Golden Gates Slammed Shut

Bonded Debt and Privatized Displacement during San Francisco’s HOPE VI Redevelopment, 1956-2001


  • Henry Lear Harvard University


housing, urban history, public housing, African-American history, San Francisco, economic history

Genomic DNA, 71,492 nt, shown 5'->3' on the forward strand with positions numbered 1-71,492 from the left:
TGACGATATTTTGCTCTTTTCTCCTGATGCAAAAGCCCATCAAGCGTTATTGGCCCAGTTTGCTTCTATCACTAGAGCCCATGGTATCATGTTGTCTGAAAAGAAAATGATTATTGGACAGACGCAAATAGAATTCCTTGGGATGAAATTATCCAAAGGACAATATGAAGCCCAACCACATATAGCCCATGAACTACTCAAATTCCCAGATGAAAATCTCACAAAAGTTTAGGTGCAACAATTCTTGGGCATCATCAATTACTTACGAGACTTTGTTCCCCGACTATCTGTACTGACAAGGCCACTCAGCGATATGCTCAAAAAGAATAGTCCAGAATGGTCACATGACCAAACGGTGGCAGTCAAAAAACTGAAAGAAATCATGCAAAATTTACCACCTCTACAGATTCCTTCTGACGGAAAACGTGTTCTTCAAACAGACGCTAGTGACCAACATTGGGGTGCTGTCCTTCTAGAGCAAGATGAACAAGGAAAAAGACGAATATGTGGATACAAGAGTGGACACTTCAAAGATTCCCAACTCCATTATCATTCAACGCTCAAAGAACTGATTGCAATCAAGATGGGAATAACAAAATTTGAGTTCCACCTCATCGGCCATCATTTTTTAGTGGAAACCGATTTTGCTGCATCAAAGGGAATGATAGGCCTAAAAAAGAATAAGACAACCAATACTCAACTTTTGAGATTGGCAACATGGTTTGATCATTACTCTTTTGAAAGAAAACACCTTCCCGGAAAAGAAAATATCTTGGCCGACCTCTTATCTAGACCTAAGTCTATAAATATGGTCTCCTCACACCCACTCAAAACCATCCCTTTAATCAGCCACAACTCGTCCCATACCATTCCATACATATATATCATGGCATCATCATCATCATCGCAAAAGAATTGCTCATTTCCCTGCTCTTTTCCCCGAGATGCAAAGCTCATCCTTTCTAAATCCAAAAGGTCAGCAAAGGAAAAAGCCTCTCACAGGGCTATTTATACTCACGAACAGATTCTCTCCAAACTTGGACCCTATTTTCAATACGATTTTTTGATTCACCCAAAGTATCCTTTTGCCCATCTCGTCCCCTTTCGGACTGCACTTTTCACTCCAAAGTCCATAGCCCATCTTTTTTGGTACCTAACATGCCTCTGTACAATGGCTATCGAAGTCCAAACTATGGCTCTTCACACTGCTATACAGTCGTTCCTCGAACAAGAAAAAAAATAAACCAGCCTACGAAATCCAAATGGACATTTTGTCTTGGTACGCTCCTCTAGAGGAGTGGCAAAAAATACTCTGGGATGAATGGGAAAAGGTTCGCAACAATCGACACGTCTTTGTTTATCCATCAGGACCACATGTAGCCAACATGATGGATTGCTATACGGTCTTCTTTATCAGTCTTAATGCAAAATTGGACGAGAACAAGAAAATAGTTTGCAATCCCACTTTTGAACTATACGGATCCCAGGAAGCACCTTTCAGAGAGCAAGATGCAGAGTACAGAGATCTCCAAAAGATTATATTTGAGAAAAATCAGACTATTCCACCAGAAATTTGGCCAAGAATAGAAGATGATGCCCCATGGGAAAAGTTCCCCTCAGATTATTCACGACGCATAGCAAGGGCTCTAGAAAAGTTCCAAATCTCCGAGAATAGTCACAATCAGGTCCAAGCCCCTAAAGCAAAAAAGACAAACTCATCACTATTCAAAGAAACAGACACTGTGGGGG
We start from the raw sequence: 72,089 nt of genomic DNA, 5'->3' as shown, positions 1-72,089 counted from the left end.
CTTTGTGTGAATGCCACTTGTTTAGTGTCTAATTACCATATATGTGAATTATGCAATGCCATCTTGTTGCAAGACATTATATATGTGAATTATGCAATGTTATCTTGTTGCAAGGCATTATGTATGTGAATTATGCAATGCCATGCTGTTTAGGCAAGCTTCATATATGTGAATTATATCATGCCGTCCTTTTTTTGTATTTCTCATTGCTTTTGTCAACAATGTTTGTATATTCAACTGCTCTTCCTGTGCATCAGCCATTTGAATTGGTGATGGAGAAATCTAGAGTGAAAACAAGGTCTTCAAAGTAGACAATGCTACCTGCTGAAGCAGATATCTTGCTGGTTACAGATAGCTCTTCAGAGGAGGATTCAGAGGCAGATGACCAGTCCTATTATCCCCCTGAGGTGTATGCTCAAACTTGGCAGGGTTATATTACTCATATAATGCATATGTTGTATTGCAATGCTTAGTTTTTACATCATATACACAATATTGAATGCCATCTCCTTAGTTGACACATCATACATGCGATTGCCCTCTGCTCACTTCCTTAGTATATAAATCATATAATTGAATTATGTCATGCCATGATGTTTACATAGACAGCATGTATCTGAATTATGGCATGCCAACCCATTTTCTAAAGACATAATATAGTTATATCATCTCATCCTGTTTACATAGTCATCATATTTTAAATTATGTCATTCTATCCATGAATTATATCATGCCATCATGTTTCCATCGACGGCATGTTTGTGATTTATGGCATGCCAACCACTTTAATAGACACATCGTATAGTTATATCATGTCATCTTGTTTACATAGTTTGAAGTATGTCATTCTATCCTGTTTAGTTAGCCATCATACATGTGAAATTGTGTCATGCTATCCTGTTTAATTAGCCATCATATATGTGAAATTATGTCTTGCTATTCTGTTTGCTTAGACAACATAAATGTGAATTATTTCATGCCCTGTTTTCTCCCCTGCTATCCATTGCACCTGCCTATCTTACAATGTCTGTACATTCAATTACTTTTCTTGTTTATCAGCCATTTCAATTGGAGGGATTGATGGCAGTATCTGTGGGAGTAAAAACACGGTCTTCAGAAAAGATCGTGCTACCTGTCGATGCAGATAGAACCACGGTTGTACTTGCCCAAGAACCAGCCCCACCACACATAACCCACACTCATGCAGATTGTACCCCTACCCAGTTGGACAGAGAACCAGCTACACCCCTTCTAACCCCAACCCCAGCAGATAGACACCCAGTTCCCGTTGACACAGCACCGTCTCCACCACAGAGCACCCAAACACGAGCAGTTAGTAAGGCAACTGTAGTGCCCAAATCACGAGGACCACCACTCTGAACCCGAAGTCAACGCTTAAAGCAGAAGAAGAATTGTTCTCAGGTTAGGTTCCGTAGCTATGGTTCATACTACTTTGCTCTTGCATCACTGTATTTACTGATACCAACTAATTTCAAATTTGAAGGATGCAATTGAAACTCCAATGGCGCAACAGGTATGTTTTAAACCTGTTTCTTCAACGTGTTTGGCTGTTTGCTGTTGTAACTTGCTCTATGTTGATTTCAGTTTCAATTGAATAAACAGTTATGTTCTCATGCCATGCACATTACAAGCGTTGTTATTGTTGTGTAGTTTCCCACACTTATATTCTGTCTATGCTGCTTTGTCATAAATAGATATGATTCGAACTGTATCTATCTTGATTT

In the 1950s, as the federal government bulldozed cities to build highways and poured millions into the suburbs, public housing authorities were forced to sell bonds to private investors to build and maintain low-income housing. In San Francisco, a decade of bond sales to private investors trapped the San Francisco Housing Authority (SFHA) in a perpetual state of indebtedness, forced to direct tenant rents and federal funds not to upkeep or maintenance, but to paying back bondholders like the Bank of America. As the SFHA’s problems were magnified under 1970s federal austerity, and its capacity to provide decent housing was diminished, new private companies formed focused on public housing redevelopment and management. By the 1990s, President Clinton’s HOPE VI program directed billions toward housing authorities in disrepair. Private companies were put in charge of demolition, rebuilding, and management, subsequently implementing harsh, punitive rules designed to maximize their real estate profits and control over tenants. This federally-subsidized, extractive relationship can be traced directly to bond sales, federal policy toward favor of privatization, and carceral practices like policing and ‘One Strike’ evictions. This paper pushes against the traditional 'rise and fall' narrative of public housing, suggesting that the connections between postwar extractivist financial schemes and neoliberal privatization are closer than existing scholarship has acknowledged.